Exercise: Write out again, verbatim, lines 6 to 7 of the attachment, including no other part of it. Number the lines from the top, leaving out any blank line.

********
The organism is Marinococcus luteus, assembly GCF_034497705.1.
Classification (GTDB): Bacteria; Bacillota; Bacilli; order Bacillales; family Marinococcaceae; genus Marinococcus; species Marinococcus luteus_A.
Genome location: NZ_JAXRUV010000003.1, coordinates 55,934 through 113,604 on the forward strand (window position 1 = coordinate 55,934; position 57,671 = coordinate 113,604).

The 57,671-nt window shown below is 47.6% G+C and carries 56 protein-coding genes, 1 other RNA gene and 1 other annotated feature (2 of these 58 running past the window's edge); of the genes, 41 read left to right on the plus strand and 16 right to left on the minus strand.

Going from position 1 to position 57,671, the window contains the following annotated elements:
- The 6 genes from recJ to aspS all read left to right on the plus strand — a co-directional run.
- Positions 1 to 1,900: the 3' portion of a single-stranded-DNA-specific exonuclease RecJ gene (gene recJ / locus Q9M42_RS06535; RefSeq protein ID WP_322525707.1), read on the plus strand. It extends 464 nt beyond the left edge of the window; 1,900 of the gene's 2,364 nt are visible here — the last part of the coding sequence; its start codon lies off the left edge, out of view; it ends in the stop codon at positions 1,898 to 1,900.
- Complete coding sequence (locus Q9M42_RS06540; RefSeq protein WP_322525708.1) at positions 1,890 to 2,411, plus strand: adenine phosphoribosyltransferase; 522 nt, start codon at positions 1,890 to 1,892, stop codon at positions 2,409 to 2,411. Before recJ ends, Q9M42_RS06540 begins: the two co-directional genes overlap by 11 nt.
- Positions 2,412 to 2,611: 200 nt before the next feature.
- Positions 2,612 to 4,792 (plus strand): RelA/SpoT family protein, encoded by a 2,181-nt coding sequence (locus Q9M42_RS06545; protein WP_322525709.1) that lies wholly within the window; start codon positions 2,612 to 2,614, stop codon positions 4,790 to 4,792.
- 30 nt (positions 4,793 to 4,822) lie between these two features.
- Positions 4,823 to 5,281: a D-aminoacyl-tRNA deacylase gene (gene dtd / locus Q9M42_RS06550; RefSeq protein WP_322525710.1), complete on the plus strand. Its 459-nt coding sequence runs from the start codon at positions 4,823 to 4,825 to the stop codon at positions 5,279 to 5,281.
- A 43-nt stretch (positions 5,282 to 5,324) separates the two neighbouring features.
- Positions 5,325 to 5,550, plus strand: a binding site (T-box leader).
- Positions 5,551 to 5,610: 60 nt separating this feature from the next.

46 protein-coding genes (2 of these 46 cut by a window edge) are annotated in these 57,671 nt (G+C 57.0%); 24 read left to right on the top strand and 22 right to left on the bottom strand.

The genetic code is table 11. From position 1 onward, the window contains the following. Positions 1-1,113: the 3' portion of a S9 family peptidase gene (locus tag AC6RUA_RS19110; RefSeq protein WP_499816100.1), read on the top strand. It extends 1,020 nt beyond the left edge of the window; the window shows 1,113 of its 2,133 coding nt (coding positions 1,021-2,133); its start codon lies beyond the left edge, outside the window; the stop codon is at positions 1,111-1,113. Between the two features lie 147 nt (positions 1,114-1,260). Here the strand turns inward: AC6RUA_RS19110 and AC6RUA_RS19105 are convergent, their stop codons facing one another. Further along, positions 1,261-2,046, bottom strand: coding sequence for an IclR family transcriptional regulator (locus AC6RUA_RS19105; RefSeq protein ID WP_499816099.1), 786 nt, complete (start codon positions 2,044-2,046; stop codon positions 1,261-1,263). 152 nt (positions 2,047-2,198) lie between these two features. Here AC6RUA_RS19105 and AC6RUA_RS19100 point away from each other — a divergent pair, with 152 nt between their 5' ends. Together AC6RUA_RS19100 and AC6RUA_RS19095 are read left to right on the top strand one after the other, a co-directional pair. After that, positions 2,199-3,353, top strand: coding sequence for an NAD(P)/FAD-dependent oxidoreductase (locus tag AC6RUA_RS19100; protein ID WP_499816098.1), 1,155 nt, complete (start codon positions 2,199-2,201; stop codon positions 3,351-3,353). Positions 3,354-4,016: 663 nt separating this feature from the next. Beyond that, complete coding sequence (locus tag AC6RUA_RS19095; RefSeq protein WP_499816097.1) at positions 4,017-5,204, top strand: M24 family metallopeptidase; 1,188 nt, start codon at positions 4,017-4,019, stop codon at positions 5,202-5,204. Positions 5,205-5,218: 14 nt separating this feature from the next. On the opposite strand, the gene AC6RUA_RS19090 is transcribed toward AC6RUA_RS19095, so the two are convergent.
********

- The 6 genes from recJ to aspS all read left to right on the plus strand — a co-directional run.
- Positions 1 to 1,900: the 3' portion of a single-stranded-DNA-specific exonuclease RecJ gene (gene recJ / locus Q9M42_RS06535; RefSeq protein ID WP_322525707.1), read on the plus strand. It extends 464 nt beyond the left edge of the window; 1,900 of the gene's 2,364 nt are visible here — the last part of the coding sequence; its start codon lies off the left edge, out of view; it ends in the stop codon at positions 1,898 to 1,900.